A quiet microscopy session this month, with summer holidays and hospital changeover coming up. I rather welcomed it since I’m a bit distracted with the release of my first novel . Don’t worry, I’ll stop going on about it, eventually, but I’m still at the excited stage!
It was lovely to have Nicole Carnt attending from UNSW Sydney. Nicole is a researcher with an interest in immunology of anterior ocular infections and last week hosted the 6th Acanthamoeba Keratitis Patient event at Moorfields Eye Hospital.
We started with a review of lid anatomy, paying particular attention to the location and significance of the meibomian gland and then covered cornea, anterior segment and (very briefly!) the posterior segment.
There was a bit more chat and a bit less in the way of case discussion this month since we got sidetracked into a conversation about Fuchs’ (or Fuchs’-like) dystrophy in dogs as well as discussion about macroscopic handling of specimens. Those of you attending my Moorfields Half Day Teaching session on 8 August will have a chance to see the latter – but no dogs!
Here are a few of the cases we talked about:
Cornea (penetrating keratoplasty)
This diagnosis has cropped up a few times before on this blog, but it’s a fairly common condition.
A low power view shows full thickness cornea with slight epithelial thickening over thinned stroma. Most noticeable in the posterior part of the specimen are two partly detached thin structures.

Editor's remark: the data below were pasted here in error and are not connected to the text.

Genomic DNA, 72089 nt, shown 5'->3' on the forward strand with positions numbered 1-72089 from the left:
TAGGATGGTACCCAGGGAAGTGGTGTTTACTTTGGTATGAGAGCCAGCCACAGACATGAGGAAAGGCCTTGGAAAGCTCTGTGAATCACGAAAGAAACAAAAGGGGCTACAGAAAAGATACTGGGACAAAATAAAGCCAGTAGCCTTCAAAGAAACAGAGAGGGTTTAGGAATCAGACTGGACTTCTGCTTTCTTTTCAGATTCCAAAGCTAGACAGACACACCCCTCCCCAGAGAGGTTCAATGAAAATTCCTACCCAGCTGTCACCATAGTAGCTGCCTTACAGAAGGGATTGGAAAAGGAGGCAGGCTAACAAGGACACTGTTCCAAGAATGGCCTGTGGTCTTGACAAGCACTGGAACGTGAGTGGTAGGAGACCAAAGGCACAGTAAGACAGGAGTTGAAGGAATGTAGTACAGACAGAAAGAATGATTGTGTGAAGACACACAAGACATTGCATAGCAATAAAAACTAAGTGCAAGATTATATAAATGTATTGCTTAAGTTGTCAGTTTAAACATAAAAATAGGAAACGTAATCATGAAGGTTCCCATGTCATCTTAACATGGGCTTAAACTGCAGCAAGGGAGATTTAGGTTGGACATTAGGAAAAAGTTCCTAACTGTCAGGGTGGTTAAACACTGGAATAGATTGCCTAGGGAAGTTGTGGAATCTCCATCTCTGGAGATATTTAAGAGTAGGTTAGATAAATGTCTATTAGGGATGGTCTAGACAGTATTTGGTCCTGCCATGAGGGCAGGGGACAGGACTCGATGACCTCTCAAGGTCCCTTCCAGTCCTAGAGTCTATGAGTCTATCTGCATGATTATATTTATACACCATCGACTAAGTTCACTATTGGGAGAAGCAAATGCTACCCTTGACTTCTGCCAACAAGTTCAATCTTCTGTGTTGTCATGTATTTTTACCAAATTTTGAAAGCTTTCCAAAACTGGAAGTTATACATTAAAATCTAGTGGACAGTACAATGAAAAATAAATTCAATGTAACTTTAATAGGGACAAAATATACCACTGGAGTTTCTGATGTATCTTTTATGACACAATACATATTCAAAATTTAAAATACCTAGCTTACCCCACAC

A higher power with a PAS stain highlights one of these structures and confirms it to be a scroll of Descemet’s membrane, supporting previous disruption.
If we return to the anterior part of the cornea on higher power still, there is a break in Bowman’s layer (asterisked).
This is keratoconus, and the Descemet’s break reflects a previous episode of hydrops.
Another old favourite – remember, I don’t post very uncommon diagnoses on this blog. You have to attend the session in person to see those 🙂
A low power view shows a pseudoencapsulated tumour nodule with a rim of lacrimal gland (on the right). Even at low power, the tumour appears to have mixed architecture with cystic and more solid areas as well as hypo- and hypercellularity.
This higher power image shows ductal structures and spindled cells, the latter in a myxoid (pale basophilic) stroma.
In this image, the stroma is more solid with spindle cells and a couple of squamous whorls. There is a single mitosis.
This is a pleomorphic adenoma.
In contrast, this is a less common orbital tumour.
At low power, the overall architecture is quite uniform, especially compared to Case 2. Tumour cells form small nests and trabeculae with duct-like spaces.
In areas, the architecture is cribriform, with solid tumour nests punctuated by multiple cystic spaces. This is often described as a “Swiss cheese” appearance.
A higher power view shows tumour cells infiltrating a nerve (asterisked). This helps to explain the pain patients often experience with this tumour as well as a tendency for the tumour to spread.
This is adenoid cystic carcinoma.
There will be no microscopy session next month because of the Moorfields Half Day Teaching, but we should be back to our usual schedule in September.
Have a great summer!